If you have been following the development of mitochondrially targeted antioxidants as a potential therapy to modestly slow aging, you might find this open access paper interesting. MitoQ is one of the readily available compounds, with SkQ1 as the other. My impression from the papers is that SkQ1 and closely related plastoquinones have a larger effect size on life span in animal studies, but it still isn’t more than a fraction of that produced by calorie restriction.
Mitochondrially targeted antioxidants appear to function by improving mitochondrial metabolism, but the most medically relevant effect observed so far is their ability to dampen the consequences of inflammation, particularly in inflammatory eye conditions. Inflammation and excessive levels of oxidative molecules go hand in hand. This same underlying mechanism may allow these compounds to reduce stiffness of blood vessels in older individuals, by reducing the impact of inflammation and the aged tissue environment on smooth muscle cells responsible for contraction and dilation. A human trial of MitoQ produced interesting data on this front. The paper here looks at a broader range of biomarkers and outcomes.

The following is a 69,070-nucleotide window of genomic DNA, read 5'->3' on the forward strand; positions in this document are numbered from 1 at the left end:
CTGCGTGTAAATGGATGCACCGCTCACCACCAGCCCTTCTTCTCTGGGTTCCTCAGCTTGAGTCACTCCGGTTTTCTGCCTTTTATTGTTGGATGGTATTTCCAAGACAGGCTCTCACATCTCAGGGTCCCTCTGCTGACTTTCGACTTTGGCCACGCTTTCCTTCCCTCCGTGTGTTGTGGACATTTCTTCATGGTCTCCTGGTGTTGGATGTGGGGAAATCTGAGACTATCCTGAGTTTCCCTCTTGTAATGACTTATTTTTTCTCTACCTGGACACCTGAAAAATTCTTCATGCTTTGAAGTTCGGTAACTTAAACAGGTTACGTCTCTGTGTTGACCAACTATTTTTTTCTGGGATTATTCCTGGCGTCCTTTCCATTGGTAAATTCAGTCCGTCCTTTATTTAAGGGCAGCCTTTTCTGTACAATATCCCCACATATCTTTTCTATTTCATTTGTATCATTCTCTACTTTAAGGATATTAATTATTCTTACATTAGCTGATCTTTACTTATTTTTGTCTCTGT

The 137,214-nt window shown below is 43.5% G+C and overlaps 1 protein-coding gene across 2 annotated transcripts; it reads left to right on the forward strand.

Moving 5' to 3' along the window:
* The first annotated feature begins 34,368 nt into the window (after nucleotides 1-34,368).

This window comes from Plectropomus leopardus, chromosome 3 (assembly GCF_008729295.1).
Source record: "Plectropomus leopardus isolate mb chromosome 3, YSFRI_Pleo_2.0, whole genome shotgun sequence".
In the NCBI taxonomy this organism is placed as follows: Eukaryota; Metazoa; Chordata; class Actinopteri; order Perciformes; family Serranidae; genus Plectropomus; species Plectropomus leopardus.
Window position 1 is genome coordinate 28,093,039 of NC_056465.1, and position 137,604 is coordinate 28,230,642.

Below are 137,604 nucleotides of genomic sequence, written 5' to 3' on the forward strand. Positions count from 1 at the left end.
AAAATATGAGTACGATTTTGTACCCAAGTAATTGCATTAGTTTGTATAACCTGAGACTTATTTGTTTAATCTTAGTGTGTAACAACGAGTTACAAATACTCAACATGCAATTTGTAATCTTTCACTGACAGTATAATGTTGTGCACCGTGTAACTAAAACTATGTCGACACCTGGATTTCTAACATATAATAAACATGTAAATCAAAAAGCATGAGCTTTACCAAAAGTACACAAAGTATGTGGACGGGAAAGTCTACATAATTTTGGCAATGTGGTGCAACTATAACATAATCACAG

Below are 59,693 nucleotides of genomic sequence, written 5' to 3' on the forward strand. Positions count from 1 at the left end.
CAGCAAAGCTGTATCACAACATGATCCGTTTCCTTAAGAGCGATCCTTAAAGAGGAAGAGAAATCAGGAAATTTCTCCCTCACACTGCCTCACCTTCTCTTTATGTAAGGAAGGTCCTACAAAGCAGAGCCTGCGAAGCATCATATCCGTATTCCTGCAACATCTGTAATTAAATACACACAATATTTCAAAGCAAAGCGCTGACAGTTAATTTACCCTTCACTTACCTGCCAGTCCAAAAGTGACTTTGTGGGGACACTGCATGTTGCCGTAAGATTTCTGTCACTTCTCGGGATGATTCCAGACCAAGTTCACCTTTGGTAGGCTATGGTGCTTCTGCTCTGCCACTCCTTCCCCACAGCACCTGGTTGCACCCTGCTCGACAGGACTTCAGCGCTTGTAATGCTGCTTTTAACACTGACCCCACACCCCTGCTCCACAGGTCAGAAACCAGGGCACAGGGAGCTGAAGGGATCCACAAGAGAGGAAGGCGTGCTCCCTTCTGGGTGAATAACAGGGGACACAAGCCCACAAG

The postulated relationship between cellular
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